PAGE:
Monday, December 5, 2011

Taking on the Jazz challenge –
Submit Jazz music TV performances you’ve seen here

Afro-Blue playfully attacks Sing-Off Judge Ben Folds

The Sing-Off a cappella singing competition TV show was unexpectedly amiss in controversy this year after Afro-Blue, the 9-member a cappella class-turned-performance-group from Howard University in Washington, D.C. was eliminated by the panel of expert judges on the brink of the semi-finals.

To say that viewers at home were disappointed is a bit of an understatement as social media was flooded with comments. Many of my personal friends told me that Afro-Blue was their favorite group, and although Pentatonix was my favorite by a long shot, I honestly could not understand why Afro-Blue was eliminated. America should have been given the opportunity to vote for them, perhaps allowing four groups to move forward as was done last year. They may have won, or at the very least, come in second place.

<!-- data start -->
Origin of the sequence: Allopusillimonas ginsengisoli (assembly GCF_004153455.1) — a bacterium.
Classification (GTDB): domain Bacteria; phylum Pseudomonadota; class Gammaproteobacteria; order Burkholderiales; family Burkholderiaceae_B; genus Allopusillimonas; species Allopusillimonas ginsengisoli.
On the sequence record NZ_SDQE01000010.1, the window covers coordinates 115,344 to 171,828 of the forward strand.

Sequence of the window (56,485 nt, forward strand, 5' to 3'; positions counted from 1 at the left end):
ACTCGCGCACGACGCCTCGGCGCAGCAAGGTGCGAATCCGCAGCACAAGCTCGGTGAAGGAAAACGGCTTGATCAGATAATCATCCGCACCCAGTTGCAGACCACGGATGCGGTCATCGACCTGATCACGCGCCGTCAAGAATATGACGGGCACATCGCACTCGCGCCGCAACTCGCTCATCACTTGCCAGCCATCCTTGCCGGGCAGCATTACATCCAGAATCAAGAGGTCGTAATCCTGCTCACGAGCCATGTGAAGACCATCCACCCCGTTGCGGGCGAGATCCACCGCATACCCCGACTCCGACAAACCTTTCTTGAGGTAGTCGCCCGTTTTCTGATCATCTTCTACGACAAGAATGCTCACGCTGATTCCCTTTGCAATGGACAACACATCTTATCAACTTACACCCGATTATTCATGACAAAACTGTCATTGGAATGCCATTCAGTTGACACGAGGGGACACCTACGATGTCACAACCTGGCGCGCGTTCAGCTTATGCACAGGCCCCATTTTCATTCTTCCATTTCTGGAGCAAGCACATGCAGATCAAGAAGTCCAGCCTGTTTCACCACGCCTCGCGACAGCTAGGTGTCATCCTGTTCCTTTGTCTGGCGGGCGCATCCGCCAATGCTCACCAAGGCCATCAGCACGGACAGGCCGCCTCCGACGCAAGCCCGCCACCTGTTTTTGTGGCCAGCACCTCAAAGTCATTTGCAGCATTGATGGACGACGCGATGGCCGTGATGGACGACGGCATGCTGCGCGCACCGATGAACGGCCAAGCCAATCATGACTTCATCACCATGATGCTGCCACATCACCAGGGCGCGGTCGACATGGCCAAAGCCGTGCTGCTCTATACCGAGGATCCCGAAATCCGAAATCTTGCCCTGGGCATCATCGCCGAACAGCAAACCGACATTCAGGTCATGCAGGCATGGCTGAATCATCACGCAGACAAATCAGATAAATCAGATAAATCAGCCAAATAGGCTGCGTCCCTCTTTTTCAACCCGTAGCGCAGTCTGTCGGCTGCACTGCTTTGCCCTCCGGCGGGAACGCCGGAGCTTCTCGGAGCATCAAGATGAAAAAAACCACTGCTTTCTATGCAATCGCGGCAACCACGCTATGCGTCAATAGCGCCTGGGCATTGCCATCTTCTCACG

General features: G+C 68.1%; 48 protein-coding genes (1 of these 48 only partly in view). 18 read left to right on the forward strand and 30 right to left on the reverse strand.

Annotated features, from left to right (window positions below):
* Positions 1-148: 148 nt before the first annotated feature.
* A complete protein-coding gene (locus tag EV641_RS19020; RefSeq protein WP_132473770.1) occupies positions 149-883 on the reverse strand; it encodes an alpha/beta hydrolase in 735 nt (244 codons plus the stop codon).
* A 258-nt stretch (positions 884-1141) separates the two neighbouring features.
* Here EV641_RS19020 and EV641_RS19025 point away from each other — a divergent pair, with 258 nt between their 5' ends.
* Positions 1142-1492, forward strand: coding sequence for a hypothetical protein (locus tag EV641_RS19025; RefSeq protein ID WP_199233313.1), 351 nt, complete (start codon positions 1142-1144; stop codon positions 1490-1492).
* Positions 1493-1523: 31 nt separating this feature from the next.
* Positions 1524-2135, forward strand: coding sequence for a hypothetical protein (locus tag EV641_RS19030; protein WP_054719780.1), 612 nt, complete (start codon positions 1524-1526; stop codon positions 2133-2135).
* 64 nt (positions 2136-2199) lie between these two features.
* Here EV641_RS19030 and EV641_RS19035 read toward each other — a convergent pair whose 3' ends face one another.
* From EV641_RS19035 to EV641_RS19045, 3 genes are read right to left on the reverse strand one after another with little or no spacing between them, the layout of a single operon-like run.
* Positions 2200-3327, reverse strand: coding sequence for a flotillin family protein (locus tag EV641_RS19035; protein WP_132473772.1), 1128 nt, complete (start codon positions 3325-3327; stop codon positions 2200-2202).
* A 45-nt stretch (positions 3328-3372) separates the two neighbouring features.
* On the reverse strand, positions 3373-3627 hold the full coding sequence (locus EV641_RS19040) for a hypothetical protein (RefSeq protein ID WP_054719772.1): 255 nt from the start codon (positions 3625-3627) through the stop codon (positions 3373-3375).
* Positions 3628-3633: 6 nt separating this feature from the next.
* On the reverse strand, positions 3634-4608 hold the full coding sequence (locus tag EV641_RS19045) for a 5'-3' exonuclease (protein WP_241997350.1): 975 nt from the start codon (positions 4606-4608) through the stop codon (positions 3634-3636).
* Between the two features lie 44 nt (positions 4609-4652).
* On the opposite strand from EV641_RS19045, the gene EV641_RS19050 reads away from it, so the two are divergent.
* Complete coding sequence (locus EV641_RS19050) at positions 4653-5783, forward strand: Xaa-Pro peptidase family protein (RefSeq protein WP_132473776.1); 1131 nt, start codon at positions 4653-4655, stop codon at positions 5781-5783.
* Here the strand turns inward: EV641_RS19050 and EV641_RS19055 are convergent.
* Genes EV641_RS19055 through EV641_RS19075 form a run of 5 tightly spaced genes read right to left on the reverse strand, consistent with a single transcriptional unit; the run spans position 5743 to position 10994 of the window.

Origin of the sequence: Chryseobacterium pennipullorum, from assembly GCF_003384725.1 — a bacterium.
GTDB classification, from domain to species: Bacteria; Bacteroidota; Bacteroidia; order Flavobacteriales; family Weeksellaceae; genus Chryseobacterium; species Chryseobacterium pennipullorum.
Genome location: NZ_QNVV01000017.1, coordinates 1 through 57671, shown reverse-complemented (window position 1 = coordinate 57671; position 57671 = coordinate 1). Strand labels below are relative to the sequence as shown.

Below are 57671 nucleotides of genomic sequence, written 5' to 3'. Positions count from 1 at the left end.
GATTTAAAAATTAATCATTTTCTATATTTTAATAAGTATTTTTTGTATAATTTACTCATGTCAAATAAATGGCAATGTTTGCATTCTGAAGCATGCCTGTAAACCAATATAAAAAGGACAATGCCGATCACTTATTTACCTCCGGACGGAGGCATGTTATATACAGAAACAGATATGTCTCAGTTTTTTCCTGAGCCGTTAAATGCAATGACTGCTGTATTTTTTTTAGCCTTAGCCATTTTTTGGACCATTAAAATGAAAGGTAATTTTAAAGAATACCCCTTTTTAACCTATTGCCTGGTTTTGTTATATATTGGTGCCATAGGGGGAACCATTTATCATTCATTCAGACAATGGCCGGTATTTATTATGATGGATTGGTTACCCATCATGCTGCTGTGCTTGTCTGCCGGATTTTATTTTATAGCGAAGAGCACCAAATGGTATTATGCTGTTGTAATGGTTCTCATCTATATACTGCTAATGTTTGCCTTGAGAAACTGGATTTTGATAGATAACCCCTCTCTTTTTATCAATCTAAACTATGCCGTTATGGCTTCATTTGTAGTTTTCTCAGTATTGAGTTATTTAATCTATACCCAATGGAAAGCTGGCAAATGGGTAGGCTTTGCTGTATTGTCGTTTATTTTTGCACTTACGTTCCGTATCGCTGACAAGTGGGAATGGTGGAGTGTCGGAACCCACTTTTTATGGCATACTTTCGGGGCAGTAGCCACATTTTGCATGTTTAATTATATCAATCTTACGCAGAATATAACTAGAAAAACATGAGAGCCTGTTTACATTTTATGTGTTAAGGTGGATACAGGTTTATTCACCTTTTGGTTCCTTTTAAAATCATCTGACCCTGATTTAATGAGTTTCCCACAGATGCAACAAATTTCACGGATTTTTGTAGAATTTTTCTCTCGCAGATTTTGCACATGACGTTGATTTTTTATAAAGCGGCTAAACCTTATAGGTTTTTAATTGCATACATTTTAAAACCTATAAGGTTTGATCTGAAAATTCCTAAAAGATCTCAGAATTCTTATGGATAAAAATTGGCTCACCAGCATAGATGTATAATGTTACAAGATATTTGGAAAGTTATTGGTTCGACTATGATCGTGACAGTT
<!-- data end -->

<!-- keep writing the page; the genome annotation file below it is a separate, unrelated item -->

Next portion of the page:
As it was, Pentatonix came in first, the Dartmouth Aires won second, and Urban Method won third after the public voted on these three choices. The public could not vote for Afro-Blue -- they were knocked out at the eleventh hour by the judges, Sara Bareilles and Ben Folds. Shawn Stockman was the only judge of the three who felt they should move forward instead.

Judge Ben Folds explained his reasoning for choosing the Dartmouth Aires over Afro-Blue in his Nov. 21, 2011 blog posted on NBC’s Sing-Off Website:
    “Afro-Blue stands for excellence in music education and for the great underdog American art form of jazz. Neither of these concepts often leads to lucrative ventures and both are under-represented on TV and radio.”
Essentially, Folds was saying in so many words in his blog that he feels that Afro-Blue is not as marketable as the Dartmouth Aires. Folds confessed that Afro-Blue was his own favorite group as well and that “they were actually great TV, and they could make records. They have a charm and charisma that transcends drama and competition.” However, he felt that they simply wouldn’t make as much money as the Dartmouth Aires could with a Sony Recording contract, the grand prize in the Sing-Off a cappella competition.